• Palm presses. This is a good mindful movement for when your child needs to remain seated. Simply have them close their eyes and press their palms together firmly. Focus on the breath and the feeling of the palms. 

3. Engage the five senses 

This grounding exercise for calming anxiety and stress will also help dissipate anger. Choose one sense (sight, smell, hearing, feeling, taste) and focus attention on it. For example, ask your child to look (sight) for the red objects in the room and name them. Red bear. Red cup. Red pen. Likewise, feel different objects around you and name their texture. Soft bear. Bumpy cardboard. Smooth tile. Continue this exercise until your breathing and heart rate slow to normal. 

4. Teach breathing exercises 

Teach breathing exercises such as blowing out finger candles and elephant breathing. The first is self-explanatory but for elephant breathing, teach your child to clasp their hands together and raise their arms up high (like an elephant’s trunk) as they take a big breath in. Now exhale and bend at the waist, taking the arms (trunk) down and between the legs.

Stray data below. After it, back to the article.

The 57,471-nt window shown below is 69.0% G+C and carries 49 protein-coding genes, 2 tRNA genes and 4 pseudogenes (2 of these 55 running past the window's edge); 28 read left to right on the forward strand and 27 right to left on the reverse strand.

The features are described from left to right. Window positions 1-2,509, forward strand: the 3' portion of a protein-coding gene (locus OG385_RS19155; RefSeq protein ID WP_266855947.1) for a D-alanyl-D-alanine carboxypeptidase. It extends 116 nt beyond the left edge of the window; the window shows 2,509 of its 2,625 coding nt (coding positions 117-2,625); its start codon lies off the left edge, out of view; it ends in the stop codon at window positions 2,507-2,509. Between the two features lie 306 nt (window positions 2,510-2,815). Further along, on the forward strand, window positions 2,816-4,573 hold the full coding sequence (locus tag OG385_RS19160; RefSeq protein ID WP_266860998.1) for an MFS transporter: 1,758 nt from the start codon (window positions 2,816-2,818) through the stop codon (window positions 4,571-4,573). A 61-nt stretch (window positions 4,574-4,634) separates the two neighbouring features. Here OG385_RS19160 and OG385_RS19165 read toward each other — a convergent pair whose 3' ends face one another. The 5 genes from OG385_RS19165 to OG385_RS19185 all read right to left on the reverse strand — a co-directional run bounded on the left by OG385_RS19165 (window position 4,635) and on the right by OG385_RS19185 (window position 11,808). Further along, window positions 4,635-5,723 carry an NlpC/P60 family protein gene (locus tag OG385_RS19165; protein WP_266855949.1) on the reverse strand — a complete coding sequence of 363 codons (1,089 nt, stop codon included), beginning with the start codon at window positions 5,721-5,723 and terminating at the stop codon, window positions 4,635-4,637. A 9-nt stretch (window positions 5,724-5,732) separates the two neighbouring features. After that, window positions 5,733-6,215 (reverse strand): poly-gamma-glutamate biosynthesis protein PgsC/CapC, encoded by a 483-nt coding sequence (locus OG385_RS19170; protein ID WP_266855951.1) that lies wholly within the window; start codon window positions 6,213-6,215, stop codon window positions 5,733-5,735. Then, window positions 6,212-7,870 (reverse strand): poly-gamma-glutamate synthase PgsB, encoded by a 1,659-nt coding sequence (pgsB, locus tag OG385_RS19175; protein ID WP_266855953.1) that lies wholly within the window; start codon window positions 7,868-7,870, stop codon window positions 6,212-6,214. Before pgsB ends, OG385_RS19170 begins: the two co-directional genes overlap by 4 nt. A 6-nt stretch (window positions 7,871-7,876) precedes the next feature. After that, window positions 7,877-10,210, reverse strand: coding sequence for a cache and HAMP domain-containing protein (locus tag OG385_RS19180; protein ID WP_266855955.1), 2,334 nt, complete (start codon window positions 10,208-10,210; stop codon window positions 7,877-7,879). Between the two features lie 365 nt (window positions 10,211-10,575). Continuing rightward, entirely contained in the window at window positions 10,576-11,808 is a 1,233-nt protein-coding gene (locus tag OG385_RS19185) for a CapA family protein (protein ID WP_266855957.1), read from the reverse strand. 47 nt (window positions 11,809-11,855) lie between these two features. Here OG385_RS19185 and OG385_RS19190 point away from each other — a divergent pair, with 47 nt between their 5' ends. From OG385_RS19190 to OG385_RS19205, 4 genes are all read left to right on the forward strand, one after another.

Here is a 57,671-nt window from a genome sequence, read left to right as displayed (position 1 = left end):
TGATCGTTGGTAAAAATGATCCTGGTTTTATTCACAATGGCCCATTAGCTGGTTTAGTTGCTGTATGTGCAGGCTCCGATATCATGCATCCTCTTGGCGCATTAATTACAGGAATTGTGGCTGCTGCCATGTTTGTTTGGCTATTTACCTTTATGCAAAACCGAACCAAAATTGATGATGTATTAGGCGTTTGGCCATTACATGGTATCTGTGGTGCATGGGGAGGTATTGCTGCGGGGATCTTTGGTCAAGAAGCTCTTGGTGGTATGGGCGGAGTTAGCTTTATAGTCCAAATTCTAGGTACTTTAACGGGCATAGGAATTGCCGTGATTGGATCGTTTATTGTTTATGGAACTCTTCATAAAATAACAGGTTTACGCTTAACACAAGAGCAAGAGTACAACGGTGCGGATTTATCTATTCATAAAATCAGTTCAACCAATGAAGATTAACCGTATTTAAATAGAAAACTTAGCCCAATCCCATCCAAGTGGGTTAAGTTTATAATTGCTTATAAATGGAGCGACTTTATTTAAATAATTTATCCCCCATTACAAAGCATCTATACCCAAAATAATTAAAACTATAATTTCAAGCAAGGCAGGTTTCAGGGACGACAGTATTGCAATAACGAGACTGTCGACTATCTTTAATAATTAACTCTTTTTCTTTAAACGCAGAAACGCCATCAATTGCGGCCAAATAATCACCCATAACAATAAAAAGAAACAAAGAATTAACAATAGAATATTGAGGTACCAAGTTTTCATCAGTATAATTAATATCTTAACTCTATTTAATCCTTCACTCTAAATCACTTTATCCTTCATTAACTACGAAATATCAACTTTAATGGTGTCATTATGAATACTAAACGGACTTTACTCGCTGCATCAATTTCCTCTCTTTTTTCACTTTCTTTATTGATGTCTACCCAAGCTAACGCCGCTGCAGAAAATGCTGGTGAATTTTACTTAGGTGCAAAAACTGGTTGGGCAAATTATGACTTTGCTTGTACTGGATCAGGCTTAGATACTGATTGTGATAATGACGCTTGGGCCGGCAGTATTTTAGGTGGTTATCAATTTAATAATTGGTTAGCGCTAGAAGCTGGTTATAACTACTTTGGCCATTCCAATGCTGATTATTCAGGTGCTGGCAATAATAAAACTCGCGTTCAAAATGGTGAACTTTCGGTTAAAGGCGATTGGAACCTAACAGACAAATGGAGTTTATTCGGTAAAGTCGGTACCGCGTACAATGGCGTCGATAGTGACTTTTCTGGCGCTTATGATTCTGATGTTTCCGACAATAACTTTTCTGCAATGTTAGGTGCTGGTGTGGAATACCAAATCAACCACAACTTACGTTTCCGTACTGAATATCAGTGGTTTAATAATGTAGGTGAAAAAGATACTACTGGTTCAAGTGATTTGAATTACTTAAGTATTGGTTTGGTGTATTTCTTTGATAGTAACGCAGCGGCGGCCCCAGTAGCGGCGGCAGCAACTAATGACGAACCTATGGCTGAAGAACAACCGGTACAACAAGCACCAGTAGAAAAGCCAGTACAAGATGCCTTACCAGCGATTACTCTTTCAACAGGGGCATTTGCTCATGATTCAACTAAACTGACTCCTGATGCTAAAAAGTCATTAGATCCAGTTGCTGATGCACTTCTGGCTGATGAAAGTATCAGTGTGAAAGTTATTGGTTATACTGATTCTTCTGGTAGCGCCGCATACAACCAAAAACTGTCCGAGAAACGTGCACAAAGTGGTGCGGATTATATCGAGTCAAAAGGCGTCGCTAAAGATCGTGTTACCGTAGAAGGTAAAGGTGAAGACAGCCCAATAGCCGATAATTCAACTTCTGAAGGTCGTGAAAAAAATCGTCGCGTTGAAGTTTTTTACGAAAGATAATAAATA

5. Teach children to do a body scan. 

Start at the top of the head and scan down to the feet, noticing any tension or bad feelings in the body. Relax the parts where tension is felt.

As it turns out, these calming strategies are great for adults too. Ask me how I know. 

Practice these regularly with your child when they are calm and happy so that they will feel more natural when it’s time to use them. It will take time and consistency for this to become a habit. As always when talking about child development, it won’t work 100% of the time, but teaching these calming strategies now will help your child build positive lifelong skills and increase their emotional intelligence.

Teach children about their emotions in playful ways!

The Time-In ToolKit® playfully teaches kids 2-9+ how to navigate big emotions through social-emotional skill-building games. Created by child-development experts, your ToolKit includes everything you need to create your own Calming Corner and start taking Time-Ins instead of Time-Outs with your little ones.

The Time-In ToolKit®